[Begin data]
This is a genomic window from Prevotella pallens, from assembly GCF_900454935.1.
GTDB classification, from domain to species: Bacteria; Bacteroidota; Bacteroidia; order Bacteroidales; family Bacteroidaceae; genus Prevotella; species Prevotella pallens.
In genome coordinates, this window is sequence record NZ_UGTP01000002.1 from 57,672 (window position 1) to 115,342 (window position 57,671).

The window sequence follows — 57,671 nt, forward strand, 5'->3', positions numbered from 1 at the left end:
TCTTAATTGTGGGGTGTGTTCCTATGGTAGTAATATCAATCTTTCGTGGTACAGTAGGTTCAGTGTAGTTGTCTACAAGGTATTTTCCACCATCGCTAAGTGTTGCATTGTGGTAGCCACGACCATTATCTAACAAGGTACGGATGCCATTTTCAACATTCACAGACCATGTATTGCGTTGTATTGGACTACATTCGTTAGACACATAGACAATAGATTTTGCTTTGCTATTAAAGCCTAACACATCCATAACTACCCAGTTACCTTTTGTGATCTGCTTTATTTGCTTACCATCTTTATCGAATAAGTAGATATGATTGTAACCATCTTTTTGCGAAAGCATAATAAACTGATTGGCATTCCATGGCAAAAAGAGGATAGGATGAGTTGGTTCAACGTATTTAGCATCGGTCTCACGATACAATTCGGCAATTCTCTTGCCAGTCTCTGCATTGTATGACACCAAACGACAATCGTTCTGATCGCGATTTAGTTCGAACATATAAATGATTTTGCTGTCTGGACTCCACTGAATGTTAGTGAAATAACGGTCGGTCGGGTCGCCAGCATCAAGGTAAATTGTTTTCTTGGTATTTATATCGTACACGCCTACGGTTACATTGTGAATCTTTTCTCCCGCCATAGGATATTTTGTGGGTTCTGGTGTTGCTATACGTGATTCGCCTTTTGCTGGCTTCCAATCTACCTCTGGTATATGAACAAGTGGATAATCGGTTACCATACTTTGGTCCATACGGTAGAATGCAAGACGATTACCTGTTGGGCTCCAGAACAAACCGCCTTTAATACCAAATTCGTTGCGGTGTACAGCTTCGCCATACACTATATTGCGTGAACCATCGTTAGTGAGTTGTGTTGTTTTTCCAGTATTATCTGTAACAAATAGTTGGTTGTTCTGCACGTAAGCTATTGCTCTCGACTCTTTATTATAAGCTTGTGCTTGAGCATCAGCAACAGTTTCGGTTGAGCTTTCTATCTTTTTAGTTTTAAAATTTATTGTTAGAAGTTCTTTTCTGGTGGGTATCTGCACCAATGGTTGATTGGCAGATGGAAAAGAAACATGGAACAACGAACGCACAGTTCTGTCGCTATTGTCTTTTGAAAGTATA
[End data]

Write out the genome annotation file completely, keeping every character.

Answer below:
This is a genomic window from Prevotella pallens, from assembly GCF_900454935.1.
GTDB classification, from domain to species: Bacteria; Bacteroidota; Bacteroidia; order Bacteroidales; family Bacteroidaceae; genus Prevotella; species Prevotella pallens.
In genome coordinates, this window is sequence record NZ_UGTP01000002.1 from 57,672 (window position 1) to 115,342 (window position 57,671).

The window sequence follows — 57,671 nt, forward strand, 5'->3', positions numbered from 1 at the left end:
TCTTAATTGTGGGGTGTGTTCCTATGGTAGTAATATCAATCTTTCGTGGTACAGTAGGTTCAGTGTAGTTGTCTACAAGGTATTTTCCACCATCGCTAAGTGTTGCATTGTGGTAGCCACGACCATTATCTAACAAGGTACGGATGCCATTTTCAACATTCACAGACCATGTATTGCGTTGTATTGGACTACATTCGTTAGACACATAGACAATAGATTTTGCTTTGCTATTAAAGCCTAACACATCCATAACTACCCAGTTACCTTTTGTGATCTGCTTTATTTGCTTACCATCTTTATCGAATAAGTAGATATGATTGTAACCATCTTTTTGCGAAAGCATAATAAACTGATTGGCATTCCATGGCAAAAAGAGGATAGGATGAGTTGGTTCAACGTATTTAGCATCGGTCTCACGATACAATTCGGCAATTCTCTTGCCAGTCTCTGCATTGTATGACACCAAACGACAATCGTTCTGATCGCGATTTAGTTCGAACATATAAATGATTTTGCTGTCTGGACTCCACTGAATGTTAGTGAAATAACGGTCGGTCGGGTCGCCAGCATCAAGGTAAATTGTTTTCTTGGTATTTATATCGTACACGCCTACGGTTACATTGTGAATCTTTTCTCCCGCCATAGGATATTTTGTGGGTTCTGGTGTTGCTATACGTGATTCGCCTTTTGCTGGCTTCCAATCTACCTCTGGTATATGAACAAGTGGATAATCGGTTACCATACTTTGGTCCATACGGTAGAATGCAAGACGATTACCTGTTGGGCTCCAGAACAAACCGCCTTTAATACCAAATTCGTTGCGGTGTACAGCTTCGCCATACACTATATTGCGTGAACCATCGTTAGTGAGTTGTGTTGTTTTTCCAGTATTATCTGTAACAAATAGTTGGTTGTTCTGCACGTAAGCTATTGCTCTCGACTCTTTATTATAAGCTTGTGCTTGAGCATCAGCAACAGTTTCGGTTGAGCTTTCTATCTTTTTAGTTTTAAAATTTATTGTTAGAAGTTCTTTTCTGGTGGGTATCTGCACCAATGGTTGATTGGCAGATGGAAAAGAAACATGGAACAACGAACGCACAGTTCTGTCGCTATTGTCTTTTGAAAGTATA